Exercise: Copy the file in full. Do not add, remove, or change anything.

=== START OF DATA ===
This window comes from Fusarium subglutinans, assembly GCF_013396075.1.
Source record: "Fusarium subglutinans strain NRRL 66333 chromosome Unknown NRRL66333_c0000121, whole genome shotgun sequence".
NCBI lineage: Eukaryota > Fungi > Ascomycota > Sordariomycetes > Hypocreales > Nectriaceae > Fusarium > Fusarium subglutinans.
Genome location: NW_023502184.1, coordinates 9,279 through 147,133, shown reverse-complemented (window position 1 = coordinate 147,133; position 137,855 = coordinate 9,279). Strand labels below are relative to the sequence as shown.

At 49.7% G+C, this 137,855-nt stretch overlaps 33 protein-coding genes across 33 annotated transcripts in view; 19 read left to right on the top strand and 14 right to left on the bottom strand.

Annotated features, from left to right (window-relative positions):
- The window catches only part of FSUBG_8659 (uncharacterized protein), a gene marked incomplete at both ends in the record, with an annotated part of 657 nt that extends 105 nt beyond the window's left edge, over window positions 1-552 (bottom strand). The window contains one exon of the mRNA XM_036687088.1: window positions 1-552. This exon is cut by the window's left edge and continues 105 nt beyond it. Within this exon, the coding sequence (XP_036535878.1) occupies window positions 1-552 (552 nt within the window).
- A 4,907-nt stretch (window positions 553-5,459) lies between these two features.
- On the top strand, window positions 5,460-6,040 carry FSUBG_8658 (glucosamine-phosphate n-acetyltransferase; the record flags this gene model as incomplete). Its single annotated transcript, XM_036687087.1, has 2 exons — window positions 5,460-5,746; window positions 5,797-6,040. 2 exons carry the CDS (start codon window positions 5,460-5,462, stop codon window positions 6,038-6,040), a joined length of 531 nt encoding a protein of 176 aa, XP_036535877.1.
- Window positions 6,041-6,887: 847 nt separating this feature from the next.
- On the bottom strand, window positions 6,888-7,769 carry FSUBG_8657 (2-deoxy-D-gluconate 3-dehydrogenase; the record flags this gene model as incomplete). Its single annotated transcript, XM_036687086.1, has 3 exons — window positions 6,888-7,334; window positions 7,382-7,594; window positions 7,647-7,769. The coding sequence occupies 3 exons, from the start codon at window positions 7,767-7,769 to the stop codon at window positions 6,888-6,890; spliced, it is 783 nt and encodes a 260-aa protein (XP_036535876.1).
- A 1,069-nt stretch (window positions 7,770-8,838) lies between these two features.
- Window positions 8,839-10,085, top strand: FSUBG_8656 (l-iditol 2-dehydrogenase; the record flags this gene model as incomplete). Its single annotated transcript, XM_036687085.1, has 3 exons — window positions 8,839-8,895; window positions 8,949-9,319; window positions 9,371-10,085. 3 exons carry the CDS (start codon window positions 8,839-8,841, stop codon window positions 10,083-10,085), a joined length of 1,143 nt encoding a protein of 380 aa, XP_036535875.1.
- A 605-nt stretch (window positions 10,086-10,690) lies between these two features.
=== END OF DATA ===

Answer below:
This window comes from Fusarium subglutinans, assembly GCF_013396075.1.
Source record: "Fusarium subglutinans strain NRRL 66333 chromosome Unknown NRRL66333_c0000121, whole genome shotgun sequence".
NCBI lineage: Eukaryota > Fungi > Ascomycota > Sordariomycetes > Hypocreales > Nectriaceae > Fusarium > Fusarium subglutinans.
Genome location: NW_023502184.1, coordinates 9,279 through 147,133, shown reverse-complemented (window position 1 = coordinate 147,133; position 137,855 = coordinate 9,279). Strand labels below are relative to the sequence as shown.

At 49.7% G+C, this 137,855-nt stretch overlaps 33 protein-coding genes across 33 annotated transcripts in view; 19 read left to right on the top strand and 14 right to left on the bottom strand.

Annotated features, from left to right (window-relative positions):
- The window catches only part of FSUBG_8659 (uncharacterized protein), a gene marked incomplete at both ends in the record, with an annotated part of 657 nt that extends 105 nt beyond the window's left edge, over window positions 1-552 (bottom strand). The window contains one exon of the mRNA XM_036687088.1: window positions 1-552. This exon is cut by the window's left edge and continues 105 nt beyond it. Within this exon, the coding sequence (XP_036535878.1) occupies window positions 1-552 (552 nt within the window).
- A 4,907-nt stretch (window positions 553-5,459) lies between these two features.
- On the top strand, window positions 5,460-6,040 carry FSUBG_8658 (glucosamine-phosphate n-acetyltransferase; the record flags this gene model as incomplete). Its single annotated transcript, XM_036687087.1, has 2 exons — window positions 5,460-5,746; window positions 5,797-6,040. 2 exons carry the CDS (start codon window positions 5,460-5,462, stop codon window positions 6,038-6,040), a joined length of 531 nt encoding a protein of 176 aa, XP_036535877.1.
- Window positions 6,041-6,887: 847 nt separating this feature from the next.
- On the bottom strand, window positions 6,888-7,769 carry FSUBG_8657 (2-deoxy-D-gluconate 3-dehydrogenase; the record flags this gene model as incomplete). Its single annotated transcript, XM_036687086.1, has 3 exons — window positions 6,888-7,334; window positions 7,382-7,594; window positions 7,647-7,769. The coding sequence occupies 3 exons, from the start codon at window positions 7,767-7,769 to the stop codon at window positions 6,888-6,890; spliced, it is 783 nt and encodes a 260-aa protein (XP_036535876.1).
- A 1,069-nt stretch (window positions 7,770-8,838) lies between these two features.
- Window positions 8,839-10,085, top strand: FSUBG_8656 (l-iditol 2-dehydrogenase; the record flags this gene model as incomplete). Its single annotated transcript, XM_036687085.1, has 3 exons — window positions 8,839-8,895; window positions 8,949-9,319; window positions 9,371-10,085. 3 exons carry the CDS (start codon window positions 8,839-8,841, stop codon window positions 10,083-10,085), a joined length of 1,143 nt encoding a protein of 380 aa, XP_036535875.1.
- A 605-nt stretch (window positions 10,086-10,690) lies between these two features.